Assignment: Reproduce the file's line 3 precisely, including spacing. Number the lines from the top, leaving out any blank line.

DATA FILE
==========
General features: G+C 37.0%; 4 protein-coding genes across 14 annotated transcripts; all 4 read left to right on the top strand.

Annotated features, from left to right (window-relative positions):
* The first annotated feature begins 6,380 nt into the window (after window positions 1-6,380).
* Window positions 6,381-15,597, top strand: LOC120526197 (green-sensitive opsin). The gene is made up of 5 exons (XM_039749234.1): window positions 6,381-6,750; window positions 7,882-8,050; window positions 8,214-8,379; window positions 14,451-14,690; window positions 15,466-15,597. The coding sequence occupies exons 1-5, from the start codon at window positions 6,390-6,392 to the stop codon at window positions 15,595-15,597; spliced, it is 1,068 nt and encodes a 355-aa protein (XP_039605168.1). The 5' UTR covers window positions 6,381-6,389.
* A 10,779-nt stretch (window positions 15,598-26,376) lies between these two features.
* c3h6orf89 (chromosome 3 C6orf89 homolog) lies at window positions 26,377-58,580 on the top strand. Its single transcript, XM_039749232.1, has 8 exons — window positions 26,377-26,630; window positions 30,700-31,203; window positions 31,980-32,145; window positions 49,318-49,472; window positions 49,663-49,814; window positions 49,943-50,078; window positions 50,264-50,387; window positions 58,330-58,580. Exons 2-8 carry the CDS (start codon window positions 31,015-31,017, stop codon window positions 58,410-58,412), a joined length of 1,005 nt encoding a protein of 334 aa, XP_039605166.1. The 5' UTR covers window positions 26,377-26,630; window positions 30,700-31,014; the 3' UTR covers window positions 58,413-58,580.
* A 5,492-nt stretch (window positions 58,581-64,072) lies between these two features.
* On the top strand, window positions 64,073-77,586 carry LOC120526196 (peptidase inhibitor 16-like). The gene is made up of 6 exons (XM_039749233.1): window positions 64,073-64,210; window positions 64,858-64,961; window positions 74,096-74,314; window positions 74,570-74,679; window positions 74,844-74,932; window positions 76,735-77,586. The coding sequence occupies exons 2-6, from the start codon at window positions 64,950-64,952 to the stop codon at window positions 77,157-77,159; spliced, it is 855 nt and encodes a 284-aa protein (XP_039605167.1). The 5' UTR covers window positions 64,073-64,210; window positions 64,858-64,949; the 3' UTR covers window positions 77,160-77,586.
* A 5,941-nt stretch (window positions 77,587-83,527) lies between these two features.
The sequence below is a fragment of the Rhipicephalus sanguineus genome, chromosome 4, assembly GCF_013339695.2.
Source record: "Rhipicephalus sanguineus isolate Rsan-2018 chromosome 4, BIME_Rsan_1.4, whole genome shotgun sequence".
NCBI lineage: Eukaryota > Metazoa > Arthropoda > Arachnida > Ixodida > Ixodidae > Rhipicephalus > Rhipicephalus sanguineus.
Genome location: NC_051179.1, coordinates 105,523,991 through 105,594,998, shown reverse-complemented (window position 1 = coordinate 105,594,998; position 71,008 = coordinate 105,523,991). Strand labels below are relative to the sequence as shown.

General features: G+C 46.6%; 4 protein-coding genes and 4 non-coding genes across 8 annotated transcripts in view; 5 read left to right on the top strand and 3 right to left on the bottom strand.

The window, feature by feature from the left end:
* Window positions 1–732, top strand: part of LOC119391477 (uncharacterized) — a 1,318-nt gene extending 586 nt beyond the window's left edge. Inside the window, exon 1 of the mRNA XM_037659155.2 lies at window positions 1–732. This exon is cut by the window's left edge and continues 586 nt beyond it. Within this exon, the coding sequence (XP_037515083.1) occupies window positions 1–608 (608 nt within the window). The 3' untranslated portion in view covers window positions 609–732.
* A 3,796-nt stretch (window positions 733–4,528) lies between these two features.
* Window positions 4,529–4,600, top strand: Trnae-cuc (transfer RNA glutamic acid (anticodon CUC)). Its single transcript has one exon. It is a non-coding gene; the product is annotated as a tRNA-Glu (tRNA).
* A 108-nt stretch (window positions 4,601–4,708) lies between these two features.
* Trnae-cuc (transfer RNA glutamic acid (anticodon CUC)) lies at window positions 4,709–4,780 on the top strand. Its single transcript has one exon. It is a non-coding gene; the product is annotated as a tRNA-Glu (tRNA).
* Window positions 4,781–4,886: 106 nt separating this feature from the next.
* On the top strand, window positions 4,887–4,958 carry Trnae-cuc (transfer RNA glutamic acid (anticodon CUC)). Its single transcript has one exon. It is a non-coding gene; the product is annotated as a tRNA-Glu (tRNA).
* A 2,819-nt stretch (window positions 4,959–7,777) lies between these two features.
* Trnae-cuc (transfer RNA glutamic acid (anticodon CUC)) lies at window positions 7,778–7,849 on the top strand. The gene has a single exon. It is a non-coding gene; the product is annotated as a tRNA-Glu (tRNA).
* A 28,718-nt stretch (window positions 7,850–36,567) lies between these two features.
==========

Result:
* The first annotated feature begins 6,380 nt into the window (after window positions 1-6,380).